Despite performing at similar levels to their male counterparts, girls’ confidence and interest in engineering and math decline during middle school – resulting in a major gender gap in professional STEM careers.
Unfortunately, the decline of interest is often due to a lack of exposure and encouragement. When growing up, boys tend to naturally be more exposed than girls to STEM-related activities such as computer programming, gaming and building things outside of school. Unconscious bias of the types of activities suited for boys and girls (e.g. boys should create and fix things and girls should be homemakers) is in part to blame for this.
So, what can we do to for our girls so they can discover whether or not a future in engineering or technology is right for them? The K-12 stage in life is significantly important for career motivation, as this is when girls first get exposed to and take an interest in STEM. Parents have the opportunity here to take an active role in influencing their girls and encouraging them to pursue their interest in science and technology.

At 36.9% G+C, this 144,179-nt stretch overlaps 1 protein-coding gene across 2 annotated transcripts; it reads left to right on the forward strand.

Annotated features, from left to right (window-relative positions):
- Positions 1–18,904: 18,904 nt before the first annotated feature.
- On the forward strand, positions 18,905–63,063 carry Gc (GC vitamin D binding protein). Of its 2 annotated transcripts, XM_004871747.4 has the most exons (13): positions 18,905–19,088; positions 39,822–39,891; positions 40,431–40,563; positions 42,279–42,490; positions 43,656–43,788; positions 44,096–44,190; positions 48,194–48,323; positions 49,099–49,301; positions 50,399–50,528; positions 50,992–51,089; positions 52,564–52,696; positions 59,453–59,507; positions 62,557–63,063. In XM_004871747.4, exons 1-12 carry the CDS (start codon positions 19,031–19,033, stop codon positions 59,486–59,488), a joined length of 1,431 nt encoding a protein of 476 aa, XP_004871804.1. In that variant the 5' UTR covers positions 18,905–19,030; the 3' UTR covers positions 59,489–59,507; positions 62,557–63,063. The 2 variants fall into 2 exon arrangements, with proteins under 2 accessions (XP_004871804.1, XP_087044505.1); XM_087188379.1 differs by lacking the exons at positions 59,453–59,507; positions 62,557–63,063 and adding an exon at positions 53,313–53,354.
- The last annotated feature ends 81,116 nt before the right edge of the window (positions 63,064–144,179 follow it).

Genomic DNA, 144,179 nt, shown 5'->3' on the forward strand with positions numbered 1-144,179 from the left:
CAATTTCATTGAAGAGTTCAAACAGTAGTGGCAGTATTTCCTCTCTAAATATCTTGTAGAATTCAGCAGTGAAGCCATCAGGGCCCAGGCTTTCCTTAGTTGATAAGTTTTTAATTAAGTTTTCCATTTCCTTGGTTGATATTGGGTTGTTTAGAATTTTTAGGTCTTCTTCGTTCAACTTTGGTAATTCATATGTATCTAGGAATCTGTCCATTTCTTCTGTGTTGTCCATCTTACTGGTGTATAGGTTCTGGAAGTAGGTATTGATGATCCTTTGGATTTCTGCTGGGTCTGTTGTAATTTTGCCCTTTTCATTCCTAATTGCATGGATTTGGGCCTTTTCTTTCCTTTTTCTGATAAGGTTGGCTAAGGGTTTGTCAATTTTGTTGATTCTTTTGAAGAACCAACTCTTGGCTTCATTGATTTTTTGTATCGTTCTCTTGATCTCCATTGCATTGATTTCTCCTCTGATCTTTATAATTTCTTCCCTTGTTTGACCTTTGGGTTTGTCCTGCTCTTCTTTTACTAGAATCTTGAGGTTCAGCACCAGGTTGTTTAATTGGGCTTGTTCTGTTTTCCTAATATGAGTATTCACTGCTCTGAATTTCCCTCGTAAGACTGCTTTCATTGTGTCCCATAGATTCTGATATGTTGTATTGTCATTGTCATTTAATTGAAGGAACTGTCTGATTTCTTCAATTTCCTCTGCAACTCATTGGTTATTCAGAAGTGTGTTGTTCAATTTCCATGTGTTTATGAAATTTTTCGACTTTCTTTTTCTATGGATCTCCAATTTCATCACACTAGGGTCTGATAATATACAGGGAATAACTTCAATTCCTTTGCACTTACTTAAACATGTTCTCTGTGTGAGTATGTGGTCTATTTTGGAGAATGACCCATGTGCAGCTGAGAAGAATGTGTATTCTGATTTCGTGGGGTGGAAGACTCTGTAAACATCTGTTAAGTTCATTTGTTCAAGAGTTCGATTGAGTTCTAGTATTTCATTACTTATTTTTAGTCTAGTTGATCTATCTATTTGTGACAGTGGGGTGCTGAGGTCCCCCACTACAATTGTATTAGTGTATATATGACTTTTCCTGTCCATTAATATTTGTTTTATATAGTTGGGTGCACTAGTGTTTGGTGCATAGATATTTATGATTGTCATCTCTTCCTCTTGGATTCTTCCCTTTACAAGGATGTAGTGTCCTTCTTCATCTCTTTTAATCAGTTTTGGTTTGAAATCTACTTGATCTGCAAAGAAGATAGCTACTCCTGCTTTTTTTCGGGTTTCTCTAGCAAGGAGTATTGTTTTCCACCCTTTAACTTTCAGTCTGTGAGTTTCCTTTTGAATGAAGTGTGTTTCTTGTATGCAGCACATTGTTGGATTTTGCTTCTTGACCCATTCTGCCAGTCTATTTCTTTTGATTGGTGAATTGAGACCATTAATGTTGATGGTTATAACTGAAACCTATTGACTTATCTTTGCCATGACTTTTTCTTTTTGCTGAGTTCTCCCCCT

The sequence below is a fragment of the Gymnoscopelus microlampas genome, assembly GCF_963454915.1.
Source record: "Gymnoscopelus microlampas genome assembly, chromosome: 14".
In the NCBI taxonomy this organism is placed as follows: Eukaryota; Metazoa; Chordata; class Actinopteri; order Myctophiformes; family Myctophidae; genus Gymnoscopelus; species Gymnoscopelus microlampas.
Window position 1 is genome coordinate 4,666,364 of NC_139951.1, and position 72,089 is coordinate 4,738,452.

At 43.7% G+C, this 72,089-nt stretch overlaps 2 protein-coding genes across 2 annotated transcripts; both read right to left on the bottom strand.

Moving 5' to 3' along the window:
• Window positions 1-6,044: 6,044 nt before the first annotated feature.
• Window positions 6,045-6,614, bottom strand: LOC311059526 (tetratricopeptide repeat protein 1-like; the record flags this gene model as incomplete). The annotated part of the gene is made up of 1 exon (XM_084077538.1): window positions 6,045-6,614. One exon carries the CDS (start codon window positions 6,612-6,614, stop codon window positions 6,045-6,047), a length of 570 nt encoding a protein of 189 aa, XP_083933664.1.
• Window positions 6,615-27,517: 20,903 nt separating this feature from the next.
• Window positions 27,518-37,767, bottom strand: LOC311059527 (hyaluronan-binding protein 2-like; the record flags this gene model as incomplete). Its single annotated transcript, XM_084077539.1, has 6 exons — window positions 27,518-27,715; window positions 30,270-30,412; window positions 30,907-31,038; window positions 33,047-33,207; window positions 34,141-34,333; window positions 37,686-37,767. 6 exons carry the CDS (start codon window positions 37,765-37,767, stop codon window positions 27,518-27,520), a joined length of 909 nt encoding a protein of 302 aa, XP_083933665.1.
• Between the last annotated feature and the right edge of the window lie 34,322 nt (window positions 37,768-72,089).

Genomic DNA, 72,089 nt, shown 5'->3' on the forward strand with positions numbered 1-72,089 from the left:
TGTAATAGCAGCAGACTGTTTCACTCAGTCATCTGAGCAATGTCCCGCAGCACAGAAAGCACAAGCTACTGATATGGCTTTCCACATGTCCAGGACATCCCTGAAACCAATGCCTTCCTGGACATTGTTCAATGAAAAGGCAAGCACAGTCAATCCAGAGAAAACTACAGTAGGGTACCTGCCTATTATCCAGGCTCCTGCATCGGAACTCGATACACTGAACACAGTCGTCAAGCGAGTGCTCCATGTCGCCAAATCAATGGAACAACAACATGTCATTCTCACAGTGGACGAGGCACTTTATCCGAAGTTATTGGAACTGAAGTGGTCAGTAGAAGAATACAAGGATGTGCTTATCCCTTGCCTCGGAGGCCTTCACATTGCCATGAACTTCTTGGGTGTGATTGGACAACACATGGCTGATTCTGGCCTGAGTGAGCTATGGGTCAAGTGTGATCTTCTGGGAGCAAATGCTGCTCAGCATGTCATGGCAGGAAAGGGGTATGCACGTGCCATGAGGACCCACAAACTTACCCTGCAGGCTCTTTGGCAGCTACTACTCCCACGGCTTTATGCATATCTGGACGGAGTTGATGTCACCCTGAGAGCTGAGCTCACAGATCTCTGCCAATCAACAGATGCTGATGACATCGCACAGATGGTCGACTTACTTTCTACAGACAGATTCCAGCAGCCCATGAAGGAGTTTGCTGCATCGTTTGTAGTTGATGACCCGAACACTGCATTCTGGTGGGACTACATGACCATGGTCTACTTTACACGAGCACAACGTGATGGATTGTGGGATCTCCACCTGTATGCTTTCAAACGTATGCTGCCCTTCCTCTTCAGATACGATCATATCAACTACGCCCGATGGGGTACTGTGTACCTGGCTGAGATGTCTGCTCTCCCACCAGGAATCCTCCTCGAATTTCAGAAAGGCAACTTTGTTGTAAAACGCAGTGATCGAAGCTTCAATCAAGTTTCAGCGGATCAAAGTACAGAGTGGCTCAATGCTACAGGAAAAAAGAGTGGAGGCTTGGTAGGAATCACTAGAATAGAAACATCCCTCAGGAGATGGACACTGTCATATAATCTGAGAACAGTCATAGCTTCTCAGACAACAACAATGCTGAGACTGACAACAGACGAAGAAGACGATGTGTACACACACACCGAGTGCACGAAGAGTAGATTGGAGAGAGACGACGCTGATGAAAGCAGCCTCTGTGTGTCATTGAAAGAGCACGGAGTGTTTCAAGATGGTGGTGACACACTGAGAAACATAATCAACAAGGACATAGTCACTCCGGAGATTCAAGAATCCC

One of the things that parents can do is enroll their girls in STEM clubs, camps and extra-curricular activities. NCWIT Aspirations in Computing, is a high school program you can join online and get connected with role models and other peers. Girls Who Code is another program to find other girls who are interested in computer science and doing things like coding. The Society of Women Engineers (SWE), has programs like SWENext and events like Invent It. Build It. aimed to help girls at the K-12 level learn more about engineering, gain mentors and find resources to help them pursue a career in engineering. Activities and programs like these will play a key role in fostering young girls’ curiosity in the STEM fields.
It’s so important that we get young girls involved in STEM activities as early as possible. If girls gain confidence in STEM at a young age, they will have the confidence to pursue careers in STEM so we can have more gender equality in these industries. It’s up to parents and educators to get the ball rolling. Most women engineers will tell you they became an engineer because a parent or teacher saw something in them, told them what an engineer does and eventually encouraged them to become one. If there is potential, it’s up to these influencers to turn it into something successful.
Randy Freedman is Associate Director, Educational Programming at the Society of Women Engineers (SWE), the largest advocate for women in engineering and technology. Freedman is responsible for the design and implementation of engineering engagement programs and resources for a K-12 audience, including SWE’s annual event, Invent it. Build it.